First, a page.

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According to http://en.wikipedia.org/wiki/Secure_Shell#Key_management, ssh is vulnerable to "man-in-the-middle" attack when establishing the first connection with server.

SSH also supports password-based authentication that is encrypted by automatically generated keys. In this case the attacker could imitate the legitimate side, ask for the password and obtain it (man-in-the-middle attack). However this is only possible if the two sides have never authenticated before, as SSH remembers the key that the remote side once used.

Does VPN suffer from the same "weakness"?

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closed as off topic by Joe, Ken White, KevinDTimm, Eugene Mayevski 'EldoS Corp, Graviton Jun 13 '12 at 7:06

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Possible duplicate: serverfault.com/questions/214043/… –  Larry Battle Jun 12 '12 at 20:22
    
@LarryBattle, it's not the same. My question is concern of the password transfer when client first connects to server thru VPN. More like this [me] <-> [man-in-middle] <-> [vpn server] –  Sungam Jun 12 '12 at 20:41
    
How come this question is off topic? From the FAQ: stackoverflow.com/faq#questions software tools commonly used by programmers I thought we, programmer, used VPN and ssh a lot. Anyway, @Eugene answered my question. Thanks. –  Sungam Jun 14 '12 at 0:11
    
Next time post your question on security.stackexchange.com . –  Larry Battle Jun 14 '12 at 12:35
    
Oh Got it. First time poster. Didn't know there is a security section in security.stackexchange.com. Thanks @LarryBattle –  Sungam Jun 15 '12 at 18:49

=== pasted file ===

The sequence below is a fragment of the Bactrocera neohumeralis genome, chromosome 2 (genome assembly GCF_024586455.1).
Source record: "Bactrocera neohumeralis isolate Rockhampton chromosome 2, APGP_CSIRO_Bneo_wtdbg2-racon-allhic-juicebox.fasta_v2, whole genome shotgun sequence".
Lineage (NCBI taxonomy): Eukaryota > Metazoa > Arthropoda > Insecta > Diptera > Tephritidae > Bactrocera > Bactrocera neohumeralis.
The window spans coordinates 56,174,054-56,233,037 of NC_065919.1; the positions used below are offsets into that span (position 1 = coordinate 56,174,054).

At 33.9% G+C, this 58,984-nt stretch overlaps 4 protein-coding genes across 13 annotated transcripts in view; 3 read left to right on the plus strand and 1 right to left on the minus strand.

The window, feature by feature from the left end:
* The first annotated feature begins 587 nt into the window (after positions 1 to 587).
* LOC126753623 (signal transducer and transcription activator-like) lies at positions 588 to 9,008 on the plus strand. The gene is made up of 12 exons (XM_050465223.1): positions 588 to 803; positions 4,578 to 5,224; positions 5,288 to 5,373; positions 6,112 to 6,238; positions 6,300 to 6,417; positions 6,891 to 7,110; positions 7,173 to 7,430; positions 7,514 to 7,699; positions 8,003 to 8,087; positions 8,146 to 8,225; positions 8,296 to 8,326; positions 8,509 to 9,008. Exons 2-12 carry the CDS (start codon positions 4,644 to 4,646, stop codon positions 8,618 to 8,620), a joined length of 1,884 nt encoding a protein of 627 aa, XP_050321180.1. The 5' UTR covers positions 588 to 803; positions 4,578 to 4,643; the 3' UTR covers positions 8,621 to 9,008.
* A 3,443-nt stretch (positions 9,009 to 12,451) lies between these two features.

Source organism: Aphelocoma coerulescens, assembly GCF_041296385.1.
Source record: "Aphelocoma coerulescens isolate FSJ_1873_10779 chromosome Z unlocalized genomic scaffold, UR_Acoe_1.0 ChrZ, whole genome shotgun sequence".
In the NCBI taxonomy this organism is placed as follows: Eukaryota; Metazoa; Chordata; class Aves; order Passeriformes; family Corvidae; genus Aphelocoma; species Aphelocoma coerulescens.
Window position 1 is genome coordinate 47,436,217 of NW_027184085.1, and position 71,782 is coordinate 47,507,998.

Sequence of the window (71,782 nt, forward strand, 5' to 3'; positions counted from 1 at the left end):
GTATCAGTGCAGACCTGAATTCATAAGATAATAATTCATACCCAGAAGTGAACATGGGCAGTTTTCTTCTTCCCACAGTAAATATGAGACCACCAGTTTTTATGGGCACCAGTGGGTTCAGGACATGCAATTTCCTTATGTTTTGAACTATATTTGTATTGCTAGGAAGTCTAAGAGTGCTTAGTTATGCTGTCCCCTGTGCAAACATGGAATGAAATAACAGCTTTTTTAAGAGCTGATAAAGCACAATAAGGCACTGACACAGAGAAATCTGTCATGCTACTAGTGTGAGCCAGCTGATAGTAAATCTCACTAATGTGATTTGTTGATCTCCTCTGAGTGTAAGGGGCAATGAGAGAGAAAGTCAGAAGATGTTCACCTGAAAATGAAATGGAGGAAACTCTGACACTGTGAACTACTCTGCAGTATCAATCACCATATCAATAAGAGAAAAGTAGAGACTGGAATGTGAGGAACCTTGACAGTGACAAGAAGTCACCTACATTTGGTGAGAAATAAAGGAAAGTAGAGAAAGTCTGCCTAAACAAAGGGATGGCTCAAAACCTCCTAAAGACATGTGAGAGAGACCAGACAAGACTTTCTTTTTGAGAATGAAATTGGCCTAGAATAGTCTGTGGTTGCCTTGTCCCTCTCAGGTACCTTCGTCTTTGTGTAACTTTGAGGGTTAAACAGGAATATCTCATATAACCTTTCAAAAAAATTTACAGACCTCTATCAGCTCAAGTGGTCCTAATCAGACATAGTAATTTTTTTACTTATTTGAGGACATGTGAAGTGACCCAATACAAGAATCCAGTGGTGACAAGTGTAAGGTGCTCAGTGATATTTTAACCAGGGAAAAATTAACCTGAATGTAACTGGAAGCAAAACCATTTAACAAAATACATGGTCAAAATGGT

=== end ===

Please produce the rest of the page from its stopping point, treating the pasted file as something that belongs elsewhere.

1 Answer 1

up vote 1 down vote accepted

If VPN server is authenticated using the key which is known to the client, then there's no problem - the key is already known (and supposedly trusted) and the client can be sure that it has connected to the legitimate server.

The same applies to SSH. Wording in wikipedia is not exactly correct - for the first connection to be reliable the client should know the valid server key. It's not important if "they have authenticated before". It's important that the client trusts the key.

How can the key be trusted on the client? When X.509 certificate is used in SSL/TLS, it's validated according to sophisticated rules and the certificate chain is built up to the trusted root certificate. If the chain can't be built, then the end-entity certificate is not trusted. In SSH there are no certificate chains and the only way the client can trust the server is when the client has server's key transferred using some other mechanism (voice call or paper or USB stick or separate SSL/TLS connection, whatever).

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Thank I think this answered my question –  Sungam Jun 14 '12 at 0:14

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